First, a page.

Jenna Burrell

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Using ethnographic research methods, the authors studied the structure of the needs and priorities of people working in a vineyard to gain a better understanding of the potential for sensor networks in agriculture. We discuss an extended study of vineyard workers and their work practices to assess the potential for sensor network systems to aid work in this(More)
This article examines forms of shared access to technology where some privileges of ownership are retained. Sharing is defined as informal, non-remunerative resource distributing activities where multiple individuals have a relationship to a single device as purchaser, owner, possessor, operator and/or user. In the specific case of mobile phones in rural(More)
The emerging aeld of research that examines the link between information and communication technology and socioeconomic development (ICTD) has been carried forward by researchers mapping methods from their home disciplines onto this new terrain. With this journal logging six years of history (Best & Bar, 2003) and with the third International Conference on(More)
Using an ethnographic approach we sought to understand how the personal aspirations and social landscapes of Ghanaians living in London shaped their use of a constellation of new information and communication technologies (ICTs) such as camcorders, digital cameras, the Internet, and mobile phones. Among the individuals we interviewed we discovered two(More)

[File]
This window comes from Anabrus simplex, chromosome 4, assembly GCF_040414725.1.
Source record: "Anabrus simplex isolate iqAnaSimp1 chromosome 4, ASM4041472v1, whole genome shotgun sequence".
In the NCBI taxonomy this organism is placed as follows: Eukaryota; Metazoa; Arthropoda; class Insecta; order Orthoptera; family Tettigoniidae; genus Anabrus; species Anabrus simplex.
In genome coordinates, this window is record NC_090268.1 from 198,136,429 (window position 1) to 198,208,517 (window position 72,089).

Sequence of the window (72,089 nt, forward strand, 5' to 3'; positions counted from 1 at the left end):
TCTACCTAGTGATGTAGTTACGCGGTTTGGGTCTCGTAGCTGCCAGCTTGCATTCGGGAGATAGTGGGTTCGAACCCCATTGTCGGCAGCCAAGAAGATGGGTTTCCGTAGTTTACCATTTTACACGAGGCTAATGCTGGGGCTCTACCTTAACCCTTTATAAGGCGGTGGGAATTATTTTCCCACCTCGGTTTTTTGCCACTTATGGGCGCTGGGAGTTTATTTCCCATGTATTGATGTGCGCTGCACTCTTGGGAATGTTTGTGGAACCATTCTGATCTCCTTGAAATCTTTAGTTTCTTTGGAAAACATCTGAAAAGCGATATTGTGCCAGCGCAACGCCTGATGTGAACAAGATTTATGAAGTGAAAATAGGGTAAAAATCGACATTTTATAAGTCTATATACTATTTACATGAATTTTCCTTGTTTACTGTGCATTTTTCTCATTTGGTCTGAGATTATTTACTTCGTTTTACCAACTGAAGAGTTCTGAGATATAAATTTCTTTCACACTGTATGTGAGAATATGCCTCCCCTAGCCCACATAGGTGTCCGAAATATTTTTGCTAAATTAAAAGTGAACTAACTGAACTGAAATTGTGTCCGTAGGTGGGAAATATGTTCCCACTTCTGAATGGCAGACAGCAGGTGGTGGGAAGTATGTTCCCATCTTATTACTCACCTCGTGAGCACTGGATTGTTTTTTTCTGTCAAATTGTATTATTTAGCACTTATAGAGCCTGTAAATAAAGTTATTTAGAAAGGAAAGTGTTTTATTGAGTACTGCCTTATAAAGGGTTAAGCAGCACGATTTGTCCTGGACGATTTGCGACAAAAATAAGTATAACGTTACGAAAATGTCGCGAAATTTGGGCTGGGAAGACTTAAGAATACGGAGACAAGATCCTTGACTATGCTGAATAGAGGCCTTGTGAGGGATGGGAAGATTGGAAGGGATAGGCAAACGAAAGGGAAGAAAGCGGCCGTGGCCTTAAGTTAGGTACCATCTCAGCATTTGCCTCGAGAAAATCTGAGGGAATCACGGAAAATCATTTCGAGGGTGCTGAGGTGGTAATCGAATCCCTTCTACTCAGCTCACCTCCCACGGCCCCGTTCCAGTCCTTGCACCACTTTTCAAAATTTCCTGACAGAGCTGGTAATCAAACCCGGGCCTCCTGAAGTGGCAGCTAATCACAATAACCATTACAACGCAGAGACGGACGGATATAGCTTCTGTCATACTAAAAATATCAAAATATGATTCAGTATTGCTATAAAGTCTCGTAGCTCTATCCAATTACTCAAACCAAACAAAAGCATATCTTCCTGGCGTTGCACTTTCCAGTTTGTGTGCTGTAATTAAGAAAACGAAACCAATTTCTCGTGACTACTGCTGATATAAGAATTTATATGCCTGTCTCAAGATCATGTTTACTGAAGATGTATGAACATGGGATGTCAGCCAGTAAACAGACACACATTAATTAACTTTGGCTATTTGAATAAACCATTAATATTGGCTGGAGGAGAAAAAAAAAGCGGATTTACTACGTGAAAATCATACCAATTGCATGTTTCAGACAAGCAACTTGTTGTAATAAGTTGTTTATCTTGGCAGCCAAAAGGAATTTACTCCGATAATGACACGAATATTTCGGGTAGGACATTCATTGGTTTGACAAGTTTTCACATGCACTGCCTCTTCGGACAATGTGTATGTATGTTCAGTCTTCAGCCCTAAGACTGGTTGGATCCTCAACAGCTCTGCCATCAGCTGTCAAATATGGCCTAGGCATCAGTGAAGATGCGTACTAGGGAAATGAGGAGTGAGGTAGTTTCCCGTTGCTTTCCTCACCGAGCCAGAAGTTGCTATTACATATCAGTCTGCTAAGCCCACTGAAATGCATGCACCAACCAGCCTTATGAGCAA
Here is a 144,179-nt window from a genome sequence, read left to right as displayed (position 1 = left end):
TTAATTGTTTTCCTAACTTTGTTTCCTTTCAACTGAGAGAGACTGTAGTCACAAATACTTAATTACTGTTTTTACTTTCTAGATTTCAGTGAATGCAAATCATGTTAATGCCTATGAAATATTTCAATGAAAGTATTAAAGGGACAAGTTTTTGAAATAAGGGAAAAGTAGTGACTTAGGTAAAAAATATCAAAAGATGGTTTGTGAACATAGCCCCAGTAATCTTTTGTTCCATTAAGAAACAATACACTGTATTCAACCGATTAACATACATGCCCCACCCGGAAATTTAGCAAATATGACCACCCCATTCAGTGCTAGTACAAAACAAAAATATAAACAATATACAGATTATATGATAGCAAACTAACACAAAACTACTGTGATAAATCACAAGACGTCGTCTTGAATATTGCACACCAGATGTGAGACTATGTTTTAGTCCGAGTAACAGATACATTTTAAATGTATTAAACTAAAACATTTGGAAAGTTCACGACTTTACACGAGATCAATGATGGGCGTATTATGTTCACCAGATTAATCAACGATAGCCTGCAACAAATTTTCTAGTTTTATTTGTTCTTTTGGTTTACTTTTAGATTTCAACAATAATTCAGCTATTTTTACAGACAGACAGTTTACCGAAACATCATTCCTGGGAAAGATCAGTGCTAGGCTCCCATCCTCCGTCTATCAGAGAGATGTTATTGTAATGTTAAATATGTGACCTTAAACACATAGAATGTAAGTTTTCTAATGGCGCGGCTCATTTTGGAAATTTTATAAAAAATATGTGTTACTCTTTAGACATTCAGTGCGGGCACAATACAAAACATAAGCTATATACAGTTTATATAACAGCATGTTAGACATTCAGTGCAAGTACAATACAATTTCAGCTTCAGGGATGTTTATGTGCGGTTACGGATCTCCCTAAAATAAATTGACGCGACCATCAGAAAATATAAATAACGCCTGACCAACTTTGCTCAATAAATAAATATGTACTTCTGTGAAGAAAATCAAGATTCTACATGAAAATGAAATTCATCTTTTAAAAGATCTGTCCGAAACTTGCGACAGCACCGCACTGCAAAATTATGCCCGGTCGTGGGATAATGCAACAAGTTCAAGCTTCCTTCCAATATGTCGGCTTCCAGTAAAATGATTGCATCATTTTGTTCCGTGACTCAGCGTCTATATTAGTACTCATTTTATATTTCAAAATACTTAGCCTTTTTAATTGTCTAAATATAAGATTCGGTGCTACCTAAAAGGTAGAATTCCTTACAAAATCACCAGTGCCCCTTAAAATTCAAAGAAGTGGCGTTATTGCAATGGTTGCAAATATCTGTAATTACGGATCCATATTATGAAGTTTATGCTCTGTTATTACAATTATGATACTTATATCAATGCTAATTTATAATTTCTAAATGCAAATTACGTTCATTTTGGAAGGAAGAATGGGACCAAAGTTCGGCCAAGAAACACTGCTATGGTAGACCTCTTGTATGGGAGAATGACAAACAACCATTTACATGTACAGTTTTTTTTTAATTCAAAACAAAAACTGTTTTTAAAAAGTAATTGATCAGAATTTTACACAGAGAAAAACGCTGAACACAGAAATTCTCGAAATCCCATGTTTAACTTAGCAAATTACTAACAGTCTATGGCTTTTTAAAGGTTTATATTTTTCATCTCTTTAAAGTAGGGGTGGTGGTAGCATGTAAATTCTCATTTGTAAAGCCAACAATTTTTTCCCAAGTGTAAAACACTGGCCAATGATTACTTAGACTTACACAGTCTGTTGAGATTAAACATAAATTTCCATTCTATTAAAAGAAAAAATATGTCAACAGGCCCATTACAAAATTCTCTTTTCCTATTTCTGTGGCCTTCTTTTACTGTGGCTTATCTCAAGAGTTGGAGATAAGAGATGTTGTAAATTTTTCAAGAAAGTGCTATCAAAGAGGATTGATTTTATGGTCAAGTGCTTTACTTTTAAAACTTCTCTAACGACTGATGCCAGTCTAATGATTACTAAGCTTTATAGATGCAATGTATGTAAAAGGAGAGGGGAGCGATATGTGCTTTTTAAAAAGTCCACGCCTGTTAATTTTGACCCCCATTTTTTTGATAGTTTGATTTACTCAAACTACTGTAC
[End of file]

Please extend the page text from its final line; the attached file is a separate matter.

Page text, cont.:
This paper summarizes the process from ethnographic study of a vineyard to concept development and interaction design for a ubiquitous computing solution. It provides examples of vineyard interfaces and the lessons learned that could be generally applied to the interaction design of ubiquitous systems. These are: design for multiple perspectives on data,(More)
Mobile and wireless computers are rapidly becoming popular with the general public. In our research we design and evaluate new types of applications that take advantage of the unique characteristics of these devices in novel ways. One of these applications is Graffiti, a context-aware device designed using ideas from social navigation research. This system(More)
In contrast to most research in HCI, this workshop focuses on non-use, that is, situations where people do <i>not</i> use computing technology. Using a reflexive pre-workshop activity and discussion-oriented sessions, we will consider the theories, methods, foundational texts, and central research questions in the study of non-use. In addition to a special(More)